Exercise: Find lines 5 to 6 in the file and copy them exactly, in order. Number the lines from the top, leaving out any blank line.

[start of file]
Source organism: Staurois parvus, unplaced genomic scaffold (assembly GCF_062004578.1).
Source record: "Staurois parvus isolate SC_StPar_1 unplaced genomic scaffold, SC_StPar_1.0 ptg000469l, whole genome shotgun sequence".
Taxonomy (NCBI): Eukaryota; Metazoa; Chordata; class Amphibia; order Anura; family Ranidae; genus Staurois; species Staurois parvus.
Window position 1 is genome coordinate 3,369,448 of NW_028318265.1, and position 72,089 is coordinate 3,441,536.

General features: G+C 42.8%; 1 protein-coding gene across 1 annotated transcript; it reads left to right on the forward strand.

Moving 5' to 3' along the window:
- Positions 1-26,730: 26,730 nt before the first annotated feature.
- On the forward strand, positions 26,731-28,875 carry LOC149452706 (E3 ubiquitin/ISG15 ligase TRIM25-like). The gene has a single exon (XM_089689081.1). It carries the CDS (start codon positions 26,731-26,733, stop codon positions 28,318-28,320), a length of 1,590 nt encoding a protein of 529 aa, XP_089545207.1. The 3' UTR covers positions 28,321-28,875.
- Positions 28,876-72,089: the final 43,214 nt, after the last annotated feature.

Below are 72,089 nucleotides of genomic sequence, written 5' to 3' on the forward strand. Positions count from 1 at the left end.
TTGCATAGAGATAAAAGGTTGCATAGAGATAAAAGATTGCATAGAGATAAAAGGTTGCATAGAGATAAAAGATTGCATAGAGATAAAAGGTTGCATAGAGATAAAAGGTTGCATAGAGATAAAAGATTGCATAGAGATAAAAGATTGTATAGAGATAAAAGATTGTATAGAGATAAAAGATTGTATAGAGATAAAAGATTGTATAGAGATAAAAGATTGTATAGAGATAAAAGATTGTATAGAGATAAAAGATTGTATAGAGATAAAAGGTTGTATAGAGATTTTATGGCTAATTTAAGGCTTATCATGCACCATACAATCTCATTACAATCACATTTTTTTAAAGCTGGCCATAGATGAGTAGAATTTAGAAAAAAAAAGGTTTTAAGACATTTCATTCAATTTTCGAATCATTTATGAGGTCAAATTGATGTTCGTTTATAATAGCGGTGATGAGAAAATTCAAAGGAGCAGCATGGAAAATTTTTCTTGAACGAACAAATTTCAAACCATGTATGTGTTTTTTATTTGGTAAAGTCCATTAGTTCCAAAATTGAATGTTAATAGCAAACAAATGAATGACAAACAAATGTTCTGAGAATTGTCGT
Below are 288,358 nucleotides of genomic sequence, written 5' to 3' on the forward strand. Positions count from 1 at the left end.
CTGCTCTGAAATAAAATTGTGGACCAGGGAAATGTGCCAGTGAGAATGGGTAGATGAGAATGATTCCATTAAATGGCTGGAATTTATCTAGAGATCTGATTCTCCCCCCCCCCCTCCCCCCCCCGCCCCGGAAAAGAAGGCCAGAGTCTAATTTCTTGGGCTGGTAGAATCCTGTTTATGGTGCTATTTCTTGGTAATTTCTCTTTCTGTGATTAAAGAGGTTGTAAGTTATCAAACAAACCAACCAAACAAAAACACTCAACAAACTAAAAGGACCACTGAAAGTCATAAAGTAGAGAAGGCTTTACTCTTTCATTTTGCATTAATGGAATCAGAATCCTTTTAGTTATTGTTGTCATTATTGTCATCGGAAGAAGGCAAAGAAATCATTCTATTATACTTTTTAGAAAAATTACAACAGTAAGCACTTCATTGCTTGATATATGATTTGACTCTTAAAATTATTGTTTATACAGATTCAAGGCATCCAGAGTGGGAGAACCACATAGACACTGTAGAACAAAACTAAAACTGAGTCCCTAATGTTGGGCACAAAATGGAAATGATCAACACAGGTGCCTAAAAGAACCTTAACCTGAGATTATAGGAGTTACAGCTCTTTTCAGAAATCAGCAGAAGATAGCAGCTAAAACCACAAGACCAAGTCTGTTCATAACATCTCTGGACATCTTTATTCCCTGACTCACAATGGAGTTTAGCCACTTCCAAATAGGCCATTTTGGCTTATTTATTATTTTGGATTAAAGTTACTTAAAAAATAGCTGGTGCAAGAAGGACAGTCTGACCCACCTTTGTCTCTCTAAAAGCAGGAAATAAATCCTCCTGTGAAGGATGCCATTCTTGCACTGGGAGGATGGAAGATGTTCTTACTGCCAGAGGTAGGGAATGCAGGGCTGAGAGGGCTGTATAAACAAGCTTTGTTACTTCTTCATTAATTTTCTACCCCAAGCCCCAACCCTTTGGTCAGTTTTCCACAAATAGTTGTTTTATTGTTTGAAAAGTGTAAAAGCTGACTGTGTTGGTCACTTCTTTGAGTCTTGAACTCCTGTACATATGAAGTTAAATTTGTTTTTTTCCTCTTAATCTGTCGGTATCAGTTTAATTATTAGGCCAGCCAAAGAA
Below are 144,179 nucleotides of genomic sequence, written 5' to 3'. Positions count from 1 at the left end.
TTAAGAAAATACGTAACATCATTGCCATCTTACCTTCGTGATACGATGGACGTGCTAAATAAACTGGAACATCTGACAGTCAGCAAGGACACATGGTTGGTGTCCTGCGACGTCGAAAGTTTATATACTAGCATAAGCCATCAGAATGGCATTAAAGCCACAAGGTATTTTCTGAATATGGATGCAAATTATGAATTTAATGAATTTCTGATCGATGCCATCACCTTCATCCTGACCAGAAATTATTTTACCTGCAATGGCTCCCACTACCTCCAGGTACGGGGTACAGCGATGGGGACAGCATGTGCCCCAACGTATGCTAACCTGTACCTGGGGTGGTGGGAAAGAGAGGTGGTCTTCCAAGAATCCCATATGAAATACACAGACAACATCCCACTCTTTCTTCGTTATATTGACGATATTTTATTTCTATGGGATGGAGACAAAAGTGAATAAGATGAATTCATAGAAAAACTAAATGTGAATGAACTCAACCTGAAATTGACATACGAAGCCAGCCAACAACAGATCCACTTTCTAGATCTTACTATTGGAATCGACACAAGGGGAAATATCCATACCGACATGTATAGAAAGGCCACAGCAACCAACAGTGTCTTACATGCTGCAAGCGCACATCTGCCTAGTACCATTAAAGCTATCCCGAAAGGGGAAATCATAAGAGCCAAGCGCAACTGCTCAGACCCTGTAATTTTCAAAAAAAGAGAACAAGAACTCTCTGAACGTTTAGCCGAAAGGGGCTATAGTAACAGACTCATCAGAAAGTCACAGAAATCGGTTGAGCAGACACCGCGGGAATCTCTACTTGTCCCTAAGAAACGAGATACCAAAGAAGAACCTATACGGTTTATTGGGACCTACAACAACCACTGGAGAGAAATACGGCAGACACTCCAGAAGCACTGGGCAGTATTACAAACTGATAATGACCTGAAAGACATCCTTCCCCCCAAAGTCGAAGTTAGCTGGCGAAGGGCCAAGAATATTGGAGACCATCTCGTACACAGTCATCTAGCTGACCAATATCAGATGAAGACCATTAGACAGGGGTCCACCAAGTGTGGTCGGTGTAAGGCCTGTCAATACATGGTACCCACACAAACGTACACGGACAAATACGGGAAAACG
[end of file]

General features: G+C 42.8%; 1 protein-coding gene across 1 annotated transcript; it reads left to right on the forward strand.

Moving 5' to 3' along the window: